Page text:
Finance Q&A: On Related Buying Costs

By
10/06/2013


Your Investment Property’s resident finance expert Andrew Krauksts answers a reader’s question on whether it’s better to borrow related buying costs or use your own money, and whether you should avoid LMI altogether

 

Q: When buying an investment property is it better to borrow all related costs, eg stamp duty etc. or should you try and use your own money? Is it better to pay LMI so you can continue investing and claim it as a tax deduction, or pay off your loan to avoid paying it?

 

How can I keep buying properties if I have my own house with mortgage $265,000 valued at $450,000 and two investment properties. Should I spend some money on a property to increase the value to keep the LVR below 80%?

 

And when going to the banks to get more loans should I have the houses valued or will the banks just do their own?

 

A: When purchasing an investment property the only cost that can be added to your investment loan (within reason) is the lenders mortgage insurance (LMI). Other costs,eg stamp duty, legal, valuation, lender application etc cannot be added to the loan, unless funds are borrowed through accessing equity inanother property.

 

The preferred strategy for many investors, if they have the available equity, is to borrow the entire amount. For example, if you are considering buying a $500,000 investment property you may borrow $450,000 secured against that property (in some instances up to $475,000 – 95% lend). And, at the same time borrow around $75,000 against another property to use for the deposit and closing costs,eg stamp duty etc. These structures also keep the properties separate and stand alone for better flexibility and protection.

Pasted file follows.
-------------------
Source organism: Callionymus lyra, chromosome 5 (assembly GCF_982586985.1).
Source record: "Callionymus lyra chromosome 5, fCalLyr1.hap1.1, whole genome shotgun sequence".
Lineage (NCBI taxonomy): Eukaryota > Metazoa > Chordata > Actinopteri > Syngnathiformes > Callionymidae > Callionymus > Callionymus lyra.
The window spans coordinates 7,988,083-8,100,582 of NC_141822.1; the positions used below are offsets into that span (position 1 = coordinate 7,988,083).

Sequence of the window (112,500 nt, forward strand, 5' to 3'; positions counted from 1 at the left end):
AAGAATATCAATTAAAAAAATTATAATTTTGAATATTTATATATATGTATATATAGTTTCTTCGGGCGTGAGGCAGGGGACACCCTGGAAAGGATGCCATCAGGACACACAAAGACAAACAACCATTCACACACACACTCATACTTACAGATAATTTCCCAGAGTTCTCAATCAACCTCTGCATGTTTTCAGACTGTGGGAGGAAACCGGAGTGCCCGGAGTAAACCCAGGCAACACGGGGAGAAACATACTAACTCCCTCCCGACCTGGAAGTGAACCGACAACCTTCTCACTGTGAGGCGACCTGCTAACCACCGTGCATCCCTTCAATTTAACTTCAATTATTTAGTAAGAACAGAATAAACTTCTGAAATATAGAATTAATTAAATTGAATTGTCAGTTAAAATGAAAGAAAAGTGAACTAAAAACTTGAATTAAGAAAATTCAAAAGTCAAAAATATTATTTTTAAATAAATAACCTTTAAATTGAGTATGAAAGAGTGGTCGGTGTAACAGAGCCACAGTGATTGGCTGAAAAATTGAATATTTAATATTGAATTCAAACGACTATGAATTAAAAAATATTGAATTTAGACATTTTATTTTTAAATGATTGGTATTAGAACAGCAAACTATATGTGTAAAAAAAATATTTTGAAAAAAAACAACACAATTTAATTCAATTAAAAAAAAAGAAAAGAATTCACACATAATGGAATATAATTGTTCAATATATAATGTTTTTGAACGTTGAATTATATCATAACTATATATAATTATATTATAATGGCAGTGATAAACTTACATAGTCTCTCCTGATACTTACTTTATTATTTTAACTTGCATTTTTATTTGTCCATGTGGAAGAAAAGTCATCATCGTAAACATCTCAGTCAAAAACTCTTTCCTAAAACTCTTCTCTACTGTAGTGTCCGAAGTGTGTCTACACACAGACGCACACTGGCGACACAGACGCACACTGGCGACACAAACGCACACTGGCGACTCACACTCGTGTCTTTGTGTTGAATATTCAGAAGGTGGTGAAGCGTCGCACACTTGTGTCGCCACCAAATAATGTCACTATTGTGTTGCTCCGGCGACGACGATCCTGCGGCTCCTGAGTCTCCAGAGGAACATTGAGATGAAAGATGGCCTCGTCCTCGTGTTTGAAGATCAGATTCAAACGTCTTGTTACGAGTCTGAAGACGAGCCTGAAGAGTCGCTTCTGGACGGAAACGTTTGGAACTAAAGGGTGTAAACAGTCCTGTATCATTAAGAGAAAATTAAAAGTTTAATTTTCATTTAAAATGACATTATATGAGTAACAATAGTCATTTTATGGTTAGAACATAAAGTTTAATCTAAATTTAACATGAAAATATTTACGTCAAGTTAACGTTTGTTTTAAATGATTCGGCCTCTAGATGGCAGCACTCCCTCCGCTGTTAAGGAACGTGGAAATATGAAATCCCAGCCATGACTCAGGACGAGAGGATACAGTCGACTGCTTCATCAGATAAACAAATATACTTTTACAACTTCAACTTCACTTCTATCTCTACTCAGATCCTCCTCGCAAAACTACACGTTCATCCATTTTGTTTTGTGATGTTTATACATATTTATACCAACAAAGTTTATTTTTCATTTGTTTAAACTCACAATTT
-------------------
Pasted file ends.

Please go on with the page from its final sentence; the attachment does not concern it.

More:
TIP: Lenders will allow you to extract equity up to 90% of the value of your property, and purchase an investment property with a loan to value ratio as high as 95% (in other words by using a deposit which is only 5% of the purchase price).

 

Whether you should use your own money or not comes down to a number of factors. For example, do you have a home loan? If so,your cash reserves may be better placed in an offset account to pay less interest. If you have a large amount of cash, depending on your strategy,it may be better to use cash and only borrow 80% to purchase an investment property. The reason why so many people advocate using loans to fund everything is because it allows, within reason, to buy more investment properties, tax deductions etc. Many people have limited cash resources and as a result use their equity to buy more properties. Overall though the answer to this question depends on individual circumstances (cash available) and strategy (how many properties you wish to acquire etc). So careful planning is a must to get the right answer.

 

TIP: If your plan is to buy multiple properties with limited cash/equity available, and as long as you have done a risk management plan (eg assessed holding costs, impact of rate rises, tenant vacancy etc and how you will manage that risk) then using equity or minimal cash along with borrowing most of the funds for investment is a great strategy as it may allow you to purchase multiple properties to create wealth faster.